In fact, the custom system built for Season 1 [Land created a 2.0 version being used in Season 2] had an RTMotion MK3.1 lens-control system, Paralinx Arrow-X wireless video, and Zaxcom wireless audio (with timecode) integrated into the RED body, with the only visible cable being to control the lens. Slating was all but eliminated, with clip-number metadata being shared wirelessly between the camera and the script supervisor, who used Filemaker software to associate takes and clips. An audio scratch track from the mixer was recorded onto the REDCODE RAW R3D files and received wirelessly.

The base camera was one of RED’s DSMC2 systems, the then-new WEAPON DRAGON, with its 6K sensor. The shell design, accommodating the added gear inside, with its angular shape and heat venting fins on top, had a “Xenomorph” appearance (à la Alien), and was dubbed as such by Land and Fincher. “When the camera arrived in Pittsburgh, they had actually engraved “Xenomorph” on the side,” Probst says.

Read the full profile:

Website version of the profile

2018-04 ICG Magazine - Mindhunter 14 (Patrick Harbron)

2018-04 ICG Magazine - Mindhunter 13 (Merrick Morton)

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Is Panic Room coming to UHD Blu-ray?

Panic Room, the only David Fincher movie not available in Blu-ray, could be having its big-time debut in the most advanced version of the format.

The Czech movies and music online shop Film Arena is listing a 2 disc UHD Blu-ray edition of Panic Room to be released on September 19, 2018.

Hopefully, with the whole set of numerous extras from the Panic Room (3 Disc DVD Special Edition), a full course in modern filmmaking and a masterpiece of DVD design and authoring by David Prior, gathered in that second BD disc.

Let’s hope for a more worldwide release confirmation soon, especially in a rapidly declining market for physical formats.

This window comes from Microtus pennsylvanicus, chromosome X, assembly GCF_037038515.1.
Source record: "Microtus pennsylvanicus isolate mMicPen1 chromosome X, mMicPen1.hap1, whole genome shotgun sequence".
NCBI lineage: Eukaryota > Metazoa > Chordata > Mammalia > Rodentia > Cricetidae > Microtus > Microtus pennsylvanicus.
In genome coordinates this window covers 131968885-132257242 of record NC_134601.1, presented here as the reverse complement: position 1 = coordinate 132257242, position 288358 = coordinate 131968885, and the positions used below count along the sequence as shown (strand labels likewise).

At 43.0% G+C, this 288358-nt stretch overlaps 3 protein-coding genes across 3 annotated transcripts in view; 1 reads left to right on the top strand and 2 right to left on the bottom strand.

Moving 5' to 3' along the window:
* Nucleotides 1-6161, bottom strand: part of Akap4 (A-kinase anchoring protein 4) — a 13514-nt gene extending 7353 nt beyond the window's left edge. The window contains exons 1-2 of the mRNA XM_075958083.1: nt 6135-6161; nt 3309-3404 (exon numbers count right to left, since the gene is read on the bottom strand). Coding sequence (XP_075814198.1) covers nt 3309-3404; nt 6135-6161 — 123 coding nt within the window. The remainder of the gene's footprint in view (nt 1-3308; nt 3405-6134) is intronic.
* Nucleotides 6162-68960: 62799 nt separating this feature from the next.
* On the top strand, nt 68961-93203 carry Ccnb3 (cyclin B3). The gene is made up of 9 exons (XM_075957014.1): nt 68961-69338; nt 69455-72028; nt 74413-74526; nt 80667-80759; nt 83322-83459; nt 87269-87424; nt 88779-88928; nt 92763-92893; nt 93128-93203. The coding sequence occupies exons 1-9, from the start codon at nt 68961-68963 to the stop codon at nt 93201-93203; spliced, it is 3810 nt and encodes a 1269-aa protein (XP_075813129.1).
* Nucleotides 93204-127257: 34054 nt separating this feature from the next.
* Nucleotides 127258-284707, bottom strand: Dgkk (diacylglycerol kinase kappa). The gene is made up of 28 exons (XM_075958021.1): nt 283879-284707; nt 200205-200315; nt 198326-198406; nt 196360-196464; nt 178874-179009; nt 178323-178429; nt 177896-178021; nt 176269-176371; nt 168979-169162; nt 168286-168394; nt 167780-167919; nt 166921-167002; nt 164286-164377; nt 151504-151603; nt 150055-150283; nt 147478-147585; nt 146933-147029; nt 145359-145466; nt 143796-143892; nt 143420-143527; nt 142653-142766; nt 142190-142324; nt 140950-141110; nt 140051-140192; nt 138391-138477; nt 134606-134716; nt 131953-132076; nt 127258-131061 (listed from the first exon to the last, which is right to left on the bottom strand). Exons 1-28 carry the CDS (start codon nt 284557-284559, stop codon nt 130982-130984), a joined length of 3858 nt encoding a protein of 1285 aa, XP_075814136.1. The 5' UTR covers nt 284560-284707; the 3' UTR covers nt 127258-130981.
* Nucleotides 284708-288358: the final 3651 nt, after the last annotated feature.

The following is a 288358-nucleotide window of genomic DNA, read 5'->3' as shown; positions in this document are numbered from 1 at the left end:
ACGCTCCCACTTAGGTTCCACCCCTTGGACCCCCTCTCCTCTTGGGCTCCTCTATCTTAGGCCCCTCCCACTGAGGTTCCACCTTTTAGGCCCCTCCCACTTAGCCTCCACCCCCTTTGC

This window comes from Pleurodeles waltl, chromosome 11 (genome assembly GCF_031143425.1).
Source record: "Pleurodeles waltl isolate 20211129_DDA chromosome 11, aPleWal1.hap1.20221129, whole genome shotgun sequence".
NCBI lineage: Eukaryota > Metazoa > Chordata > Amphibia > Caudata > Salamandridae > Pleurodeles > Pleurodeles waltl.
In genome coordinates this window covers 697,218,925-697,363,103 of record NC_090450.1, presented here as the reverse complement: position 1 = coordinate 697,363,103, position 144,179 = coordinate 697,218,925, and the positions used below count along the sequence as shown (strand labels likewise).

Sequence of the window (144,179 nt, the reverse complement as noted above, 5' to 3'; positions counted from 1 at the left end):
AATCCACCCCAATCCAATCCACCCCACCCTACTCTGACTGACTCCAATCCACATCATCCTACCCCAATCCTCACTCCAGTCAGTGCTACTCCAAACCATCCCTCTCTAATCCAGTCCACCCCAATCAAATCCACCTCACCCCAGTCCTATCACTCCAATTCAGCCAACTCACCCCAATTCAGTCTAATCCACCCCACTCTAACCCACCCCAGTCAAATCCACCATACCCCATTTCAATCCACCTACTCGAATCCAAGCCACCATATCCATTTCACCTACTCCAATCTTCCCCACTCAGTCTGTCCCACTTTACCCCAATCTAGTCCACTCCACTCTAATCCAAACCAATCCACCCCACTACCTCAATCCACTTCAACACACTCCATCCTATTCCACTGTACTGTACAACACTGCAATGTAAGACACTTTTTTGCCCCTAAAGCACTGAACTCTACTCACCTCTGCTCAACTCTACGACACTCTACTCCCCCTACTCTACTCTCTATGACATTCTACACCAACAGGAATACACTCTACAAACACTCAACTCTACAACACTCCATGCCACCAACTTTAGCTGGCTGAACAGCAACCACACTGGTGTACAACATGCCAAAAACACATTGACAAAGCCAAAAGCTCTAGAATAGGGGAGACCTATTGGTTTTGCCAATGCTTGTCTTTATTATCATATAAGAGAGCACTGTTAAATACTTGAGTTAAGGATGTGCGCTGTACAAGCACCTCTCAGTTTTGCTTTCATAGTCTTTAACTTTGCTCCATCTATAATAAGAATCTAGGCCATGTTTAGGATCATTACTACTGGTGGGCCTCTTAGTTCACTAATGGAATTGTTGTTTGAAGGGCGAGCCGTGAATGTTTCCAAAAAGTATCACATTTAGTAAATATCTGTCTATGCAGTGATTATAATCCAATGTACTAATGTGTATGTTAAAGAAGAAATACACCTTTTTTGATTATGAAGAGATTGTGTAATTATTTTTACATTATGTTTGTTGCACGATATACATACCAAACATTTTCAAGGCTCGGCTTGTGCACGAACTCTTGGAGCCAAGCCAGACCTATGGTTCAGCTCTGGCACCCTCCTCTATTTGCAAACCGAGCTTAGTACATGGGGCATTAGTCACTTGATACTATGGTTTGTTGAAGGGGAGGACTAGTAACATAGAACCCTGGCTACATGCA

Thanks to Joe Frady.

2002 Panic Room - Poster (Intralink Film Graphic Design) a

Art of the Title: David Fincher

David Fincher: A Film Title Retrospective

August 27, 2012
Art of the Title

Interiors: The spaces in David Fincher’s films

Interiors

Interiors is an online film and architecture journal, published by Mehruss Jon Ahi and Armen Karaoghlanian, that analyses and diagrams films in terms of space.

 

A Pair of Artists Use Architecture to Study Film

The founders of “Interiors,” a journal dedicated to film and architecture, diagram scenes from movies such as “Fight Club,” “Psycho,” and more.

Colin Warren-Hicks
January 30, 2014
Metropolis

 

INTERIORS: David Fincher

If cinema is a matter of what’s in the frame, David Fincher is an artist who is very much concerned about all four corners of his canvas.

by INTERIORS Journal
June 3, 2013
ArchDaily

 

Panic Room (2002)

“Their positioning throughout the scene provides us with an understanding of how David Fincher uses space within the film, and in doing so, how he also maintains the architectural integrity of the film.”

Mehruss Jon Ahi and Armen Karaoghlanian
2012-01
Interiors

 

Se7en (1995)

“The vastness of the desert around them emphasizes the fact that the handcuffed John Doe is captured; a lack of freedom despite the free space around him.”

Mehruss Jon Ahi and Armen Karaoghlanian
2013-01
Interiors

 

Fight Club (1999)

“David Fincher switches from a subjective perspective onto an objective perspective after the reveal has been made.”

Mehruss Jon Ahi and Armen Karaoghlanian
2014-01
Interiors